After the European Central Bank (ECB) held interest rates steady on Thursday, its president, Jean-Claude Trichet, shook world markets by saying that a rate hike could come as early as April.
Economists and analysts had not expected that to occur until the fourth quarter, although markets had begun to creep toward expectations of a third-quarter increase. The euro soared on the news as investors rejoiced at the attack on inflation, hitting its highest level since Nov. 8 and nearly reaching the crucial level of $1.40. It held most of its gains into Friday, giving back only a bit, and was expected to move higher on speculation.
Reuters reported that the announcement came during a news conference that followed the ECB’s meeting. Trichet’s announcement that "[t]he position of the Governing Council is that an increase in interest rates at the next meeting is possible," opened the door for questions about the size of the increase and whether it would be only the first in a series of hikes. He dismissed any notion that the ECB would raise rates by more than 25 basis points, and said, "It is certainly not the sense of the start of a series of rate hike increases."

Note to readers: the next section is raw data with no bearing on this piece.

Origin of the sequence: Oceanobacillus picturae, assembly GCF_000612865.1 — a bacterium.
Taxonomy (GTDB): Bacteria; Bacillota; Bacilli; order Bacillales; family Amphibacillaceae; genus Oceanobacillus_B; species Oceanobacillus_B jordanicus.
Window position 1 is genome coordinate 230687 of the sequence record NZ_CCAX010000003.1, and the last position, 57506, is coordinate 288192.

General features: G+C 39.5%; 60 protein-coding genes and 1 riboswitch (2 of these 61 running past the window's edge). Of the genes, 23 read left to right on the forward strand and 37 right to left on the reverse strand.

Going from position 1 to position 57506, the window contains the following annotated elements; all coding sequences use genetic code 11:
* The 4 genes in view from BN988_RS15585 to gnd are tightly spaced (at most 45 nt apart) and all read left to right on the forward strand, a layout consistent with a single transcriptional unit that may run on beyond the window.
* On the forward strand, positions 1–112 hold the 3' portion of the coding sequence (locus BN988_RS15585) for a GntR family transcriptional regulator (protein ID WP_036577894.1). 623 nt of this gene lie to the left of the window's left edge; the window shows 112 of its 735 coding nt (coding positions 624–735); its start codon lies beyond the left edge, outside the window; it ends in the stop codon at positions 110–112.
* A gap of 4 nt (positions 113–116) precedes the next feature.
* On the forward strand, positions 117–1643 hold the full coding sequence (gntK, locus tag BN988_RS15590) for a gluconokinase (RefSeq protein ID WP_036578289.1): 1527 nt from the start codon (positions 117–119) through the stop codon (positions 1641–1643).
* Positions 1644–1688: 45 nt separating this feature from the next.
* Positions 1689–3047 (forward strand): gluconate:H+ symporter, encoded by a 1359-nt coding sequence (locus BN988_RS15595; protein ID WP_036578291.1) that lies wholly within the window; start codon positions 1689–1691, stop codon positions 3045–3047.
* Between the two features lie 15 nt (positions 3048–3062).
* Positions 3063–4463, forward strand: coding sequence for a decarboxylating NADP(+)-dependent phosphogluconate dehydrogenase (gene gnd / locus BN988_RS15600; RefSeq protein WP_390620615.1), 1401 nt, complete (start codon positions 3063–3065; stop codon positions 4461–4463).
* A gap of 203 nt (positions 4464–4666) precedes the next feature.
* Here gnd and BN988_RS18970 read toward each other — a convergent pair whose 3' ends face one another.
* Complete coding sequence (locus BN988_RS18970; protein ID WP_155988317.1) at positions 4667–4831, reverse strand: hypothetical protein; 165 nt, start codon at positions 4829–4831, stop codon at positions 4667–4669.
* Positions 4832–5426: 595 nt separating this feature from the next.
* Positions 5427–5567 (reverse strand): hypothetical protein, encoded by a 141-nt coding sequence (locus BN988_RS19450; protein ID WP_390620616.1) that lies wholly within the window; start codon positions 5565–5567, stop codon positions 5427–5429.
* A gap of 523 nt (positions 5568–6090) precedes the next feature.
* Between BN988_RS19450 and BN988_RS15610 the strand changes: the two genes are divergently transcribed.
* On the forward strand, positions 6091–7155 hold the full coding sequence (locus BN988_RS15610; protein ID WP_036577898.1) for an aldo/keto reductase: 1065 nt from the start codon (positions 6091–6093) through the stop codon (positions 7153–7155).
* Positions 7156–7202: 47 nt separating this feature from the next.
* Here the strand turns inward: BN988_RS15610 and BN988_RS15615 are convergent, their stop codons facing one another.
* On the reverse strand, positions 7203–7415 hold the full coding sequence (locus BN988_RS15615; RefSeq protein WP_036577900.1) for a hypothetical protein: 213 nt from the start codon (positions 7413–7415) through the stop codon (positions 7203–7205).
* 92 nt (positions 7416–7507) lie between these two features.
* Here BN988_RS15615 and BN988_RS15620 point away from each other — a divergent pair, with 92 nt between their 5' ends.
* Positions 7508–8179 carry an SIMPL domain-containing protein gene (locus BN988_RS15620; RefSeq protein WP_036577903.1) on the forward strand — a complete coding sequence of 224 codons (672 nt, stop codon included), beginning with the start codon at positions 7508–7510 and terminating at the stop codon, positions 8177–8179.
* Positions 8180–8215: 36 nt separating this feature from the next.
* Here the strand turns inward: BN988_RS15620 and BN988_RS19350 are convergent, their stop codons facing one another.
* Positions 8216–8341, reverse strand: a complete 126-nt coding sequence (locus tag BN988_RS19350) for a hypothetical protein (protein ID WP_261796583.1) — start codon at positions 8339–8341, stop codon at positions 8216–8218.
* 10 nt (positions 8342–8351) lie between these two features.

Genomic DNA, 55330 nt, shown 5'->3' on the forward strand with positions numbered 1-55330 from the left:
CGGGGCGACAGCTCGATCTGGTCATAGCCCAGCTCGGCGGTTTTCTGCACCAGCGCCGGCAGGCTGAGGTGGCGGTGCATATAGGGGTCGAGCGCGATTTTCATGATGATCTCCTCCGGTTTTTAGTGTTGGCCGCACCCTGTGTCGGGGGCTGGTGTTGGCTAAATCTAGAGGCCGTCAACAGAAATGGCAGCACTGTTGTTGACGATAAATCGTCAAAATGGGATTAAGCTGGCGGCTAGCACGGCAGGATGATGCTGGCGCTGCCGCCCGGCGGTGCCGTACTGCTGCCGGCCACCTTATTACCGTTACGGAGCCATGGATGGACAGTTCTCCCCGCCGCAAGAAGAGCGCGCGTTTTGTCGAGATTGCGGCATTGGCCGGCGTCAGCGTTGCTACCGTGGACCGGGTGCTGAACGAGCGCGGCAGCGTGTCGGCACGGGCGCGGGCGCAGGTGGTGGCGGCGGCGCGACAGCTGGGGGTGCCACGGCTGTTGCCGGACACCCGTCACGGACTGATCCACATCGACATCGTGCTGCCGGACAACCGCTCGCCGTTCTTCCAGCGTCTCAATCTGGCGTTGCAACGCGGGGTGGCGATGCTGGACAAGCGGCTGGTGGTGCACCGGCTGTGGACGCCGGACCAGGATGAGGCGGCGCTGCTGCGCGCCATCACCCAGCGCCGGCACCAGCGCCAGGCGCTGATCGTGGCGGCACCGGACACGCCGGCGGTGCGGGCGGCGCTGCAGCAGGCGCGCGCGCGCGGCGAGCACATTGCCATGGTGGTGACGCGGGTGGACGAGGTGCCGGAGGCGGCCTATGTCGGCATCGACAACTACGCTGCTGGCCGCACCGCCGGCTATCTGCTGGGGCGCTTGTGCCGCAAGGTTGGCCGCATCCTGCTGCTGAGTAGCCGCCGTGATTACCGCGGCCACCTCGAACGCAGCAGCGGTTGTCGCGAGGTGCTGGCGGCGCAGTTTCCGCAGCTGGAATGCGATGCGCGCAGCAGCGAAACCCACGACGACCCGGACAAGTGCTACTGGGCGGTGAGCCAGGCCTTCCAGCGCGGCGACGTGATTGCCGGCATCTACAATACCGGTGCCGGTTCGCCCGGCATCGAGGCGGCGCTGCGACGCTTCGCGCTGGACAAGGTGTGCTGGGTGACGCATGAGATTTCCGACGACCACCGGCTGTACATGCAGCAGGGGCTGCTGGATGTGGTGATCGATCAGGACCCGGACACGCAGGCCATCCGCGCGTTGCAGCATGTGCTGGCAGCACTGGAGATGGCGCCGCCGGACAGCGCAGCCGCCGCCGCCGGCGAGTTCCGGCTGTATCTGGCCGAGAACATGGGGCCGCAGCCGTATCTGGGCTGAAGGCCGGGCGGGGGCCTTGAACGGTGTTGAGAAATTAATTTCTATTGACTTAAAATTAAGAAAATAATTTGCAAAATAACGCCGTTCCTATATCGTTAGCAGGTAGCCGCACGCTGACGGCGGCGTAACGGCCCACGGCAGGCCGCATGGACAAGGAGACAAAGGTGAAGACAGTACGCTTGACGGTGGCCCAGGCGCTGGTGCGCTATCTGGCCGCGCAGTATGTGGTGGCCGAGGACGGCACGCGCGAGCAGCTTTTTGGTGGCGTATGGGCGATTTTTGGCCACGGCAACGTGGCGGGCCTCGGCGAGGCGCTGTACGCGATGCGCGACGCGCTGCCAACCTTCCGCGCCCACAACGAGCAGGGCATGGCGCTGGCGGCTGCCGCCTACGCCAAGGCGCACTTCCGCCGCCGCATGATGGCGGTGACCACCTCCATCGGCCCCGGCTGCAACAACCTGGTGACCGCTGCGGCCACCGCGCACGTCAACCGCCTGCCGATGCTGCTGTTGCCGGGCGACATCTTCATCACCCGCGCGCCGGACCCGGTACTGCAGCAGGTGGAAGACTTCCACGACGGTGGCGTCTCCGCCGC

His statement, "Strong vigilance is warranted with a view to containing upside risks to price stability," incorporating the phrase "strong vigilance," was significant because that is the phrase typically used by the ECB in the past to signal that a rate hike was no more than a month in the future. While Trichet said that a rate hike was not already decided, he did say, "When we have a shock—and we have a shock—our responsibility is to prevent a second round of effects [from high oil prices]."
He also said that the ECB would continue to fund banks’ liquidity.